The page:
That was my impression – I started my daughter at a little over five months because she was showing all the signs of being ready for solids according to the NHS literature. We started out with pureed and finely mashed fruit/ veg, before gradually starting to introduce other foods. However, I’ve met mums who seem to believe that pureed/mashed first foods for babies are pretty much the devil, so it’s one of those areas where things get a bit heated. The other day, I was talking to another mum who has been trying to start her baby straight onto bigger chunks of food/ finger foods, but the baby is just playing with them rather than eating them so isn’t noticeably getting any nutrition from food right now. I got the impression that the mum was tempted to try some spoon-feeding in addition to finger foods but is feeling guilty about it because her family are very pro weaning via self-feeding. Frankly, it’s all a bit of a minefield and the health visitors are less than helpful.

        I’ve never seen anyone cite a source for “food before one is just for fun” other than Kellymom, which doesn’t exactly inspire confidence.

        • Sarah

          http://breastfeedingwithoutbs.blogspot.co.uk/2012/09/bullshitometer-food-before-one-is-just.html

          Might shed some light. Mind, one of mine was a very late weaner. Just didn’t care.

          • Fleur

            Thanks! Yes, it makes sense that different babies are ready at different times – by all accounts, I was a late weaner myself. I think it’s a good thing to reassure anxious parents that their baby isn’t going to starve if s/he has a few fussy days or weeks. It’s when that tips over into the “solid food has no nutritional value for babies under one” rhetoric that I start to roll my eyes…

          • Sarah

            Likewise. Although to be honest I think I’m about the only parent in Britain who did actually wait until six months with each of my offspring. I actually wonder if we might have more of a problem with very early weaning than late, though that may be to do with the demographics of the area I live in.

            In my community it’s not especially unusual to be sneaking a little something to the baby while they’re still in single figure weeks, health visitor be damned. We also have a very high formula usage even for the UK: just one of the confounding factors I’m not confident the literature on these matters adequately controls for…

          • maidmarian555

            The HV at my new parents group told us we were absolutely not to start feeding solid food until after 6 months unless we consult the HV team. She said it was something to do with their guts not being developed enough and said it could cause massive harm if we did it too early. She was really-pro BLW and basically said that parents were always misunderstanding cues with regards to babies being ready for solids which was why we had to consult with ‘professionals’ if we wanted to start before 6 months. My little boy is 5 months now and he’s definitely interested in food. He’s also getting teeth so the HV can do one if she thinks I am breastfeeding forever! It’s interesting to hear that it’s (seemingly) pretty common for people to ignore the HVs on this one. I can see why as they all seem to follow a script that allows for absolutely no devolution at all and if you question them then they don’t seem to tailor any of their advice for individuals and just keep parroting the same things without taking into account that families and, indeed, individual children are all very different.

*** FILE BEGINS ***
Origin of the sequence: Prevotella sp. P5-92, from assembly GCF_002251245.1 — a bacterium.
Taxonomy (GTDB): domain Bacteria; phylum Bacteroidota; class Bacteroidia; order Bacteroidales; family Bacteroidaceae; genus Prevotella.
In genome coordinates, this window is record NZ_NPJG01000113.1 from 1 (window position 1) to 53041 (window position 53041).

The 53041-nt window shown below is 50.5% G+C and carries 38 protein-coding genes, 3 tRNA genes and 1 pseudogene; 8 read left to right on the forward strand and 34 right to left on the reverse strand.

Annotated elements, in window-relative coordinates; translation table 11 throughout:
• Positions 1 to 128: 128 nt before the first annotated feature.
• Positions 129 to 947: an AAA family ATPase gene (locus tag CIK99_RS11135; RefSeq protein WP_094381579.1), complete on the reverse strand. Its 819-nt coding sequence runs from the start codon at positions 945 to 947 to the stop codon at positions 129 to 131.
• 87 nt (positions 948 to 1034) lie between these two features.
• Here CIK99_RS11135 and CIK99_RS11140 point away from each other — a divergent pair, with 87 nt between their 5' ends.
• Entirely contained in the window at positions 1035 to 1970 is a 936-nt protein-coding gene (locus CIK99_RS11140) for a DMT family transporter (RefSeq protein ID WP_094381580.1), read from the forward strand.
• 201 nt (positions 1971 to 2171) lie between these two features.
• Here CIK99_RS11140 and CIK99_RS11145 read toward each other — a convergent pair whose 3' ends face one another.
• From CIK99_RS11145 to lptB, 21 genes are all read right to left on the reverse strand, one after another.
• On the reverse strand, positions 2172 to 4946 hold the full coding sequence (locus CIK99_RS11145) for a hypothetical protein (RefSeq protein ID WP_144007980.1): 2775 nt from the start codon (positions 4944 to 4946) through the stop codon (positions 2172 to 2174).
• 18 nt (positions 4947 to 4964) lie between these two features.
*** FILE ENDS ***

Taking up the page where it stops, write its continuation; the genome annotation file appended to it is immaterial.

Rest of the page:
• Dr Kitty

            The best quality, up to date evidence is that the best time to introduce solid food is between 18 and 26 weeks.
            Waiting until six months is out of date advice.

          • maidmarian555

            That’s interesting. The NHS website is still saying to wait until 6 months. It’s no wonder everything is so confusing for parents, you want to do what’s best for your child but there’s often not a clear picture of what that is and it would seem that even following ‘official’ advice is not necessarily the right thing to do. We attempted baby porridge for the first time today, other than the bits that we’re all now wearing, he managed to demolish the entire bowl so it would seem he was indeed ready to start!

          • Sue

            There is some evidence that delayed introduction of solids, including peanuts and egg, is behind the increase in true food allergies.

            I think this was motivated by concern about inhaled solids – maybe combined with lactivism. You try to minimise risk in one area, and increase it in another.

    • Dr Kitty

      Well, at the one year Health Visitor appointment they will expect your baby to be on three meals and two snacks a day, and drinking water from a sippy cup, whether or not you are breastfeeding or bottle feeding in addition to that.

      Personally, I do not have the tolerance of wasted food and mess necessary for BLW. I am a #shitmum.

      So, I do jars/puréed/mashed food mixed with finger food.
      As #2 is now at the stage of pulling spoons out of my hands because he wants to feed himself, but not actually at the point where he CAN feed himself with a spoon, his diet looks like this:

      Morning- breast feed in bed.
      A Weetabix softened to porridge like consistency with cow’s milk, most of which ends up in his hair OR peanut butter on toast, most of which ends up on the floor.

      Mid morning snack:
      Digestive biscuits/ animal crackers/ rice cakes

      Lunch:
      Pouch of savoury baby food which he will suck directly from the pouch, followed by either a pouch of yogurt or fruit purée (I would have spoon fed him this previously).

      Mid afternoon snack: